Career Pathways: Creating a Pipeline to Employment for Young Adults

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dualAuthorPhotoTwenty-year-old Emily* was living in South Carolina and enrolled at Florence-Darlington Technical College, pursuing a degree in nursing. Her future looked promising, but in her first year she had to drop out, struggling to make ends meet.

It was shortly thereafter that a counselor connected her with South Carolina’s Project HOPE (Health Occupations Preparation for Employment) — a career pathways program that helps low-income young people find and retain high-demand health care jobs.

Project HOPE contacted the technical college directly, helped Emily re-enroll into the nursing program and offered her support services to help complete her degree. Emily was driven to succeed but needed support to realize her dream, said Gilda Kennedy, Project HOPE program director. “Project HOPE was not about paying Emily’s tuition; it was about people who cared for and encouraged Emily through some difficult times, renewing her drive and attitude.” In May, Emily will graduate with her registered nursing degree, one step closer to self-sufficiency and a long-term career in the health profession.

In 2014, approximately 5.6 million young people were out of work or school, and the youth unemployment rate was double that of adults.

Ages 16 to 24 — when young people are supposedly transitioning to adulthood — is critical to future employment success. Young people in this age range who are disconnected from school or the work force may face significant barriers to sustained employment, such as limited work experience or training, poor health, poverty or disability. It is estimated that a young adult who is disconnected from employment and education costs taxpayers $13,900 per year, and the social system burden can be upwards of $37,450 per year.

Career pathways programs that target transitioning young people show promising results in helping them reconnect to work and education, helping them get more than just jobs, family- and life-supporting careers. Like Project HOPE, these programs align training and education with local labor market demand. They provide training, work experience and face time with potential employers, as well as case management and mentoring.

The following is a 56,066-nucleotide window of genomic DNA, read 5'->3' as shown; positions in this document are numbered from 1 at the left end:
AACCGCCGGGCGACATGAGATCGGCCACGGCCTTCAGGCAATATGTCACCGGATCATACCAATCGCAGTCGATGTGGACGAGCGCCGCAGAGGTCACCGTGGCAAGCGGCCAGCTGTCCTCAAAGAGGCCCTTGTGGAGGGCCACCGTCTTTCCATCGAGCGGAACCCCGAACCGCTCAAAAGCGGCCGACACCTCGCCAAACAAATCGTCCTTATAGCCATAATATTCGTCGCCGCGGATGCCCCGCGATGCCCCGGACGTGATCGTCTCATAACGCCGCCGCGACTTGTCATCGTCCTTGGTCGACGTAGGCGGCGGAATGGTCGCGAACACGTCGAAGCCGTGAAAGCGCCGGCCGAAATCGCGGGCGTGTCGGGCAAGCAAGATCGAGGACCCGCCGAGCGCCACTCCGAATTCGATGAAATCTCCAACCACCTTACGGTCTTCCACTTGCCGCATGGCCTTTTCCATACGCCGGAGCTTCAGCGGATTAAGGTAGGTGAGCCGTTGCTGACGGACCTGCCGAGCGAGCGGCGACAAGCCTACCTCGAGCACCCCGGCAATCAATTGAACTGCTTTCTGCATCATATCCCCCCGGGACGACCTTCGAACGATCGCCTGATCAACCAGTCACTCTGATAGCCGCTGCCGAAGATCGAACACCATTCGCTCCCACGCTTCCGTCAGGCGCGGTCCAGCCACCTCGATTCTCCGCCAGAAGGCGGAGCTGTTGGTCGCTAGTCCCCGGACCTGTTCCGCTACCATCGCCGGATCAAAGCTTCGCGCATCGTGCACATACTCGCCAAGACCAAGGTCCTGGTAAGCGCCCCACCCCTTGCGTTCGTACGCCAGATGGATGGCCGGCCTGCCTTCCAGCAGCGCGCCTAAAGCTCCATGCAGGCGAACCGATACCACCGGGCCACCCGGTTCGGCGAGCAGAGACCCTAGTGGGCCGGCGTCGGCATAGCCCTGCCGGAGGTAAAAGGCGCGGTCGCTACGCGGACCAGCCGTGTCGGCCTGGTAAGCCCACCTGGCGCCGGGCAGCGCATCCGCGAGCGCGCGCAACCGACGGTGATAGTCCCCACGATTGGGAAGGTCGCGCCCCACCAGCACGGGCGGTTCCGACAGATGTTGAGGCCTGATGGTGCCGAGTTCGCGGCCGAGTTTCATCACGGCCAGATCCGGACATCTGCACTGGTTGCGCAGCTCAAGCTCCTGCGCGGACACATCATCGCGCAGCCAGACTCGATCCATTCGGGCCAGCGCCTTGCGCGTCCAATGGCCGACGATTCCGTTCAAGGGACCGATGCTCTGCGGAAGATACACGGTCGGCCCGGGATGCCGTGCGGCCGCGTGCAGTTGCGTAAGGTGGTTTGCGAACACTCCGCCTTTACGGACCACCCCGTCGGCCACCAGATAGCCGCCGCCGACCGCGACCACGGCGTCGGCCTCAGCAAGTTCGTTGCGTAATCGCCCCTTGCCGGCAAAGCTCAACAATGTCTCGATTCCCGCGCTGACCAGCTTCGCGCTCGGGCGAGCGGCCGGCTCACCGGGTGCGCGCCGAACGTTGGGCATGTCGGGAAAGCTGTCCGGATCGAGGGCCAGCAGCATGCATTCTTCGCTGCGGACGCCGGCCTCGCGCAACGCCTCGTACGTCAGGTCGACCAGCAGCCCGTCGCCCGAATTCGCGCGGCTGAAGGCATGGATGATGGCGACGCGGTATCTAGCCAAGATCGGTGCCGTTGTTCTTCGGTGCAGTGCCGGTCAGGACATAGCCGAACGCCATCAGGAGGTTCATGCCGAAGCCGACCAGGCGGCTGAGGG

Project HOPE includes a five-phase approach where participants work closely with staff who provide a range of supportive services through case management and a four-week “boot camp” that includes intensive academic and hands-on training. The mandatory boot camp is designed to introduce participants to college expectations as well as potential coursework and employment in the health field. Kennedy credits the mentoring component of the program and the close relationships forged between staff and participants for its successes in moving participants from school to careers.

[Related: Why We Need to Rethink Our Conceptions of Adolescence]

Some career pathway programs also offer relationship skill building in addition to labor market training to fully engage young participants. The Dibble Institute, a national nonprofit organization in partnership with the Century Center for Economic Opportunity YouthBuild (CCEO YB), integrates a life skill curriculum called Love Notes with intensive employment-based career pathway training. Through the Love Notes curriculum, young people are able to make wise relationship and romantic choices that can help them achieve their education, employment, relationship and family goals.

“The approach is based on the theory that if you teach young people relationship skills around their intimate lives, then those skills translate into job skills and employment,” said Kay Reed, executive director of the Dibble Institute. The curriculum, created by Dibble, is often combined with a life-skills class that addresses leadership, soft skills for job training and financial literacy. Dibble has found the integrated approach helps participants build foundational communication and conflict-resolution skills that translate in their personal lives and in the job market.

The concept of career pathways has received increased focus in the human service and work force development sectors. Many organizations, like Project HOPE and the Dibble Institute, have developed programs, as well as created toolkits and guides to help other organizations implement similar approaches. Many of these guides are housed in the U.S Department of Health and Human Services Office of Family Assistance’s Career Pathways: Catalog of Toolkits, which is a database searchable by industry or target population. It includes several tools for professionals working with young adults.

Career pathway programs create a pipeline to employment for young adults by providing support and case management that helps them enter, retain and advance into meaningful career pathways. With supportive services such as mentoring or relationship building, transitioning young people are offered a needed holistic approach to help them reconnect.

* Name changed.

Kristin Abner, Ph.D., is a manager at ICF International where she works on technical assistance and research projects relating to child poverty, Temporary Assistance for Needy Families and work force programs. Christina Techico, M.A, is a principal at ICF International where she manages projects related to work force development, social service programs, youth development and education reform efforts, primarily for the U.S. departments of Labor, Education and Health and Human Services.

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